The rest of You - DIY image association test

After did some experiment with the IAT last time - I was inspired to make my own association test.
My test is not sophisticated as the Harvard one, but I come up with the idea of mixing it up with the Tinder-style swiping UI.
Many dating apps like Tinder is using left-right swiping UIs. I don't know their reasoning behind the correlation between the direction of swiping and the users' favor of the date match or the object, there are some researchers about the how eye gaze direction is related to inhabited behavior, or subconscious desires. The Whites of Your Eyes Convey Subconscious Truths

So what I did is 0. scrape the random images from image websites, 1. make a tinder-like test using those images 2. record the test result and analyze them.

0. scrape the images
I scraped the download urls from

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1. Make an Image Association Test
referenced Swing by gajus

2. Get data from the test
SpreadSheet link

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What I collected are 0. order 1. throwing in/out (You cannot swipe the card till you drag the image more than certain pixels, and it would be recorded as throw-in if the distance is not far enough. I analyzed that as a sign of hesitation.) 2. the image URL 3. swipe direction 4. time consumed during swiping (also related to hesitation). I asked Phil to participate the test for comparison.

0. I hesitated 5 times more than Phil.
1.  I decided much faster than Phil (90.65 millisecond: 465.43 milliseconds per an image) - I guess this is because I am much familiar with this test.
2.  Phil has a much clear preference towards images. I liked 34 images out of 55 whereas Phil only liked 15 images out of 55. 
3. I hesitated for the images that I do not like (3 times. like: 2 times), Phil hesitated for the image he likes. (just once)
4. I hesitated when I make a quick decision. All of 5 in's were made within 64 milliseconds.(average 90.65 millisecs)In the case of Phil, his hesitation was made relatively slower than me. .(365 millisecs, average 465.43 millisecs)
5. Phil made quicker decisions for the images that he does not like. 9 out of 10 quickest decisions were for left direction, whereas my quickest 10 decisions were divided by just half.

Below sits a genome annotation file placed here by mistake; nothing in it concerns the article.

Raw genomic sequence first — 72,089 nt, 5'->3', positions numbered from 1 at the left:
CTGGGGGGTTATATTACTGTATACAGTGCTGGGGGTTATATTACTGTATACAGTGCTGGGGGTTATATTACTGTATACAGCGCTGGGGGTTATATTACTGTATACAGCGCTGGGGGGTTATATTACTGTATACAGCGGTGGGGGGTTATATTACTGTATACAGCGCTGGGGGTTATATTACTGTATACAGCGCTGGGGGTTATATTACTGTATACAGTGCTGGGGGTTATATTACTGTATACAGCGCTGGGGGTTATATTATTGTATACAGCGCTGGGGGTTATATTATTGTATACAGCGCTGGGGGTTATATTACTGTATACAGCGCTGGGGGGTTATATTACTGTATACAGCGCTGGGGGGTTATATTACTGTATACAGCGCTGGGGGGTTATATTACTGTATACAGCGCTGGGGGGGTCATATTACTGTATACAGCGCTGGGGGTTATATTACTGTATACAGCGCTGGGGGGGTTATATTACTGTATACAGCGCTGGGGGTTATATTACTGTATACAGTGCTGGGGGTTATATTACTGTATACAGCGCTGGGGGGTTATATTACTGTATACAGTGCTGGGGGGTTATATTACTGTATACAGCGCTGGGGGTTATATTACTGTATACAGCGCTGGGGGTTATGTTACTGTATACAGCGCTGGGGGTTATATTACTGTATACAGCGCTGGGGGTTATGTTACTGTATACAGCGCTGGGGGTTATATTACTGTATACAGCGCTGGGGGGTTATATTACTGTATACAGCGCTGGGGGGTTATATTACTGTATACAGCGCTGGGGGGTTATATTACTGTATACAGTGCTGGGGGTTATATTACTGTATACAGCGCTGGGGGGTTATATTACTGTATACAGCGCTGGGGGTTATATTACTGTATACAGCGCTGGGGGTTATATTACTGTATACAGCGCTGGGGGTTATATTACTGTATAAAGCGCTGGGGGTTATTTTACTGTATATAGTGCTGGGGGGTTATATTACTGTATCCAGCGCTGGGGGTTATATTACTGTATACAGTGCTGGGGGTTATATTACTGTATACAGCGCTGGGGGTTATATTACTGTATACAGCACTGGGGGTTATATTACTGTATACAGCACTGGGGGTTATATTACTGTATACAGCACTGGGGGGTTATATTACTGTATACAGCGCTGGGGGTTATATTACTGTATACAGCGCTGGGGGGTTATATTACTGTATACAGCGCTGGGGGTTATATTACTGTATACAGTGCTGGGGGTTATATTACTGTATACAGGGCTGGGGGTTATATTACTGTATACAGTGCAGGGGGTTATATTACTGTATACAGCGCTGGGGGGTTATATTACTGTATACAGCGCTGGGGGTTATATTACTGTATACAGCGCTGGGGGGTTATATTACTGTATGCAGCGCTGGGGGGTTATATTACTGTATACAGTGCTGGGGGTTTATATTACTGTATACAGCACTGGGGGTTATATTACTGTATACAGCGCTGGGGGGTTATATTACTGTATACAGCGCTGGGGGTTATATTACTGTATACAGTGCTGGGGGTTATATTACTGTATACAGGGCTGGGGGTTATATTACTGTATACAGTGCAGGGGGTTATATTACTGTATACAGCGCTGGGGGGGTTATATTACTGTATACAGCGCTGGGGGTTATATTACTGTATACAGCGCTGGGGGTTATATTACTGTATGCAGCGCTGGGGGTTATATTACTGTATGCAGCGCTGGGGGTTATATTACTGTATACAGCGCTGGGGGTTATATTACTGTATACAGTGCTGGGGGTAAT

6. I intentionally made some images poped again to see how the users react when they see the images they have already decided.
In my case, I have never changed the decision about the image, and for the most of the time, I took slightly more milliseconds when I see the images again. That means I hesitate like 10 milliseconds if I see the same images again, but I do not change my decision. (the time difference is almost ignorable.) In case of Phil, even though I did not change his decisions, but it took much shorter time when he makes decisions again. In some of the cases, he spent only the third of milliseconds to make the same decision again. This may means a thing - that showing the same dates again in date apps is not meaningful. (There is no second chance?)
7. Lastly, I can make a spectrum of my image preference by aligning them with the time and direction. The images below are 'fastest left'-'slowest left'-slowest right'-'fastest right' images.


The most left and rightest images are totally different and showing my preferred image style, but the images between is pretty vague and even looks similar to each other. 
Here's Phil's image preference spectrum.


I think I could make a preference analyzing system with this. Tracing the user's most and least favored image styles and I can use it to get rid of vague images or for some curation.


Here's the link for the IAT test that I made above.